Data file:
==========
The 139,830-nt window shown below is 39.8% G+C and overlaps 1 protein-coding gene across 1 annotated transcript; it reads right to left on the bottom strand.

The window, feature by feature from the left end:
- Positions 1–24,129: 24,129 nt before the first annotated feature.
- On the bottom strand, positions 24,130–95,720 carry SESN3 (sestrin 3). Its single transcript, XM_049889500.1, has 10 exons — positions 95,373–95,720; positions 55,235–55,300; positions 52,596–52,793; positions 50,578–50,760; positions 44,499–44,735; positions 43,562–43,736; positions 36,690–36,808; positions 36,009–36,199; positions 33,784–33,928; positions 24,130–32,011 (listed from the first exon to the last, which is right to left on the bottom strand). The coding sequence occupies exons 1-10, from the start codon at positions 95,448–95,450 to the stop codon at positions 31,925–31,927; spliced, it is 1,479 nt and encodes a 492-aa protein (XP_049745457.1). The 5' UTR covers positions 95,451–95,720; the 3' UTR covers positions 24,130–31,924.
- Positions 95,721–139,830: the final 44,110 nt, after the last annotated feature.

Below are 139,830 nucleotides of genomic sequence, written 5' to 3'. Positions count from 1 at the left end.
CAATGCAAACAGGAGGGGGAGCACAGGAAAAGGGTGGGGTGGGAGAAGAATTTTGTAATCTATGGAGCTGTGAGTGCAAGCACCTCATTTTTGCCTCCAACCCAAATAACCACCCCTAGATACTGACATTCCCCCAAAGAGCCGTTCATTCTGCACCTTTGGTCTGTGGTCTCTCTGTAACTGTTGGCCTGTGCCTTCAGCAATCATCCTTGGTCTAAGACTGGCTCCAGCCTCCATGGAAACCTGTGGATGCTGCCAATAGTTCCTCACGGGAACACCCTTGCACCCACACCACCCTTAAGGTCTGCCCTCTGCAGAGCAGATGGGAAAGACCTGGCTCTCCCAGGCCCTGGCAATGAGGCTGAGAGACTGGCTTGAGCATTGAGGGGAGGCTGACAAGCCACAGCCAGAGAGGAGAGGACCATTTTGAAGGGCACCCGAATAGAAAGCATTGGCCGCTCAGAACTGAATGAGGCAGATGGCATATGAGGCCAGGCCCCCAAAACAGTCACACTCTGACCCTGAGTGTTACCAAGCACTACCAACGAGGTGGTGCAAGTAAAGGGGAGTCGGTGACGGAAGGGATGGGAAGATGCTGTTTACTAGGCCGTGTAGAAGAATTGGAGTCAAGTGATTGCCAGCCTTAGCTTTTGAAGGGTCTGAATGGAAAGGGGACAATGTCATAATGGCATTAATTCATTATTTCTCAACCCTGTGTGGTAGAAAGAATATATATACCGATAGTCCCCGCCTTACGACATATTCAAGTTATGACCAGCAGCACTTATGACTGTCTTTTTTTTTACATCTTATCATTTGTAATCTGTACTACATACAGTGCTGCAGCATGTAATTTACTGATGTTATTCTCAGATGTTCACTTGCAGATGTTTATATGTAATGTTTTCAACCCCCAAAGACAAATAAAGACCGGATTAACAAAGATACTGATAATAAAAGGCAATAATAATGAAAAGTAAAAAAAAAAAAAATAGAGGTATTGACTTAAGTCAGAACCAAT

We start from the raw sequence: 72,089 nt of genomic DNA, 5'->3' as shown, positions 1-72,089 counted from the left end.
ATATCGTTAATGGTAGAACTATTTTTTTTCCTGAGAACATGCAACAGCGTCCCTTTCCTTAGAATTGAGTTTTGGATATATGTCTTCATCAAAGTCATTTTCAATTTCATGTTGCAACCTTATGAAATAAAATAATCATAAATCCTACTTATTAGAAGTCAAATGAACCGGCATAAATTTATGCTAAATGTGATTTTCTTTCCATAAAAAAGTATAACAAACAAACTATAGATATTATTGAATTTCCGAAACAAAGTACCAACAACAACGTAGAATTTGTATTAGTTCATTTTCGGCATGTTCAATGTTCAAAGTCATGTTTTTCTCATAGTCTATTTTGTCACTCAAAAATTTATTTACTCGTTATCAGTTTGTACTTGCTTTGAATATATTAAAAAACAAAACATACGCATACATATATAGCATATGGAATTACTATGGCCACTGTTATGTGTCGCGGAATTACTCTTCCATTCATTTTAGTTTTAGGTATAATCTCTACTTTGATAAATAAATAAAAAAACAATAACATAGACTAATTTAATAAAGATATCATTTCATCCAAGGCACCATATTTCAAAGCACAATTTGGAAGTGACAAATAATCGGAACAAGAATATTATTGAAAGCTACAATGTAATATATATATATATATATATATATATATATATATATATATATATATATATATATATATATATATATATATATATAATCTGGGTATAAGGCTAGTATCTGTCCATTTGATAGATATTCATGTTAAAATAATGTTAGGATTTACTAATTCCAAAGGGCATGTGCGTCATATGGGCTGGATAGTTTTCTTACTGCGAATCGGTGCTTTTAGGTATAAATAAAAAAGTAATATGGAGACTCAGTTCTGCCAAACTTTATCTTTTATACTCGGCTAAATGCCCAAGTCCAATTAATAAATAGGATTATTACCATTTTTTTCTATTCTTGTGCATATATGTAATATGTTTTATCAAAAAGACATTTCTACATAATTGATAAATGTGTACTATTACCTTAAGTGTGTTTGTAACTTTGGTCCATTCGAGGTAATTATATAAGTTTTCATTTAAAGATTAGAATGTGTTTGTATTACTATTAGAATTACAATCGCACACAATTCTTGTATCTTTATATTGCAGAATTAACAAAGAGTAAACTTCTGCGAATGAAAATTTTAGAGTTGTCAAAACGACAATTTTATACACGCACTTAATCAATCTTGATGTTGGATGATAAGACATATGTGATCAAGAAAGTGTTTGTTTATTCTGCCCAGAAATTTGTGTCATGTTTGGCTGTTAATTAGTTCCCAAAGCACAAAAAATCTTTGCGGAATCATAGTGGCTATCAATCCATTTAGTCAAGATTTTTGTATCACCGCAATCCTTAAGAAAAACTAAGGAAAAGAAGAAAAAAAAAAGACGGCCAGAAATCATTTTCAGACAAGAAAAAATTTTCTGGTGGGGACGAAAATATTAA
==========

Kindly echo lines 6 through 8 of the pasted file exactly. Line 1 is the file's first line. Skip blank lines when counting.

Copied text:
Below are 139,830 nucleotides of genomic sequence, written 5' to 3'. Positions count from 1 at the left end.
CAATGCAAACAGGAGGGGGAGCACAGGAAAAGGGTGGGGTGGGAGAAGAATTTTGTAATCTATGGAGCTGTGAGTGCAAGCACCTCATTTTTGCCTCCAACCCAAATAACCACCCCTAGATACTGACATTCCCCCAAAGAGCCGTTCATTCTGCACCTTTGGTCTGTGGTCTCTCTGTAACTGTTGGCCTGTGCCTTCAGCAATCATCCTTGGTCTAAGACTGGCTCCAGCCTCCATGGAAACCTGTGGATGCTGCCAATAGTTCCTCACGGGAACACCCTTGCACCCACACCACCCTTAAGGTCTGCCCTCTGCAGAGCAGATGGGAAAGACCTGGCTCTCCCAGGCCCTGGCAATGAGGCTGAGAGACTGGCTTGAGCATTGAGGGGAGGCTGACAAGCCACAGCCAGAGAGGAGAGGACCATTTTGAAGGGCACCCGAATAGAAAGCATTGGCCGCTCAGAACTGAATGAGGCAGATGGCATATGAGGCCAGGCCCCCAAAACAGTCACACTCTGACCCTGAGTGTTACCAAGCACTACCAACGAGGTGGTGCAAGTAAAGGGGAGTCGGTGACGGAAGGGATGGGAAGATGCTGTTTACTAGGCCGTGTAGAAGAATTGGAGTCAAGTGATTGCCAGCCTTAGCTTTTGAAGGGTCTGAATGGAAAGGGGACAATGTCATAATGGCATTAATTCATTATTTCTCAACCCTGTGTGGTAGAAAGAATATATATACCGATAGTCCCCGCCTTACGACATATTCAAGTTATGACCAGCAGCACTTATGACTGTCTTTTTTTTTACATCTTATCATTTGTAATCTGTACTACATACAGTGCTGCAGCATGTAATTTACTGATGTTATTCTCAGATGTTCACTTGCAGATGTTTATATGTAATGTTTTCAACCCCCAAAGACAAATAAAGACCGGATTAACAAAGATACTGATAATAAAAGGCAATAATAATGAAAAGTAAAAAAAAAAAAAATAGAGGTATTGACTTAAGTCAGAACCAAT

We start from the raw sequence: 72,089 nt of genomic DNA, 5'->3' as shown, positions 1-72,089 counted from the left end.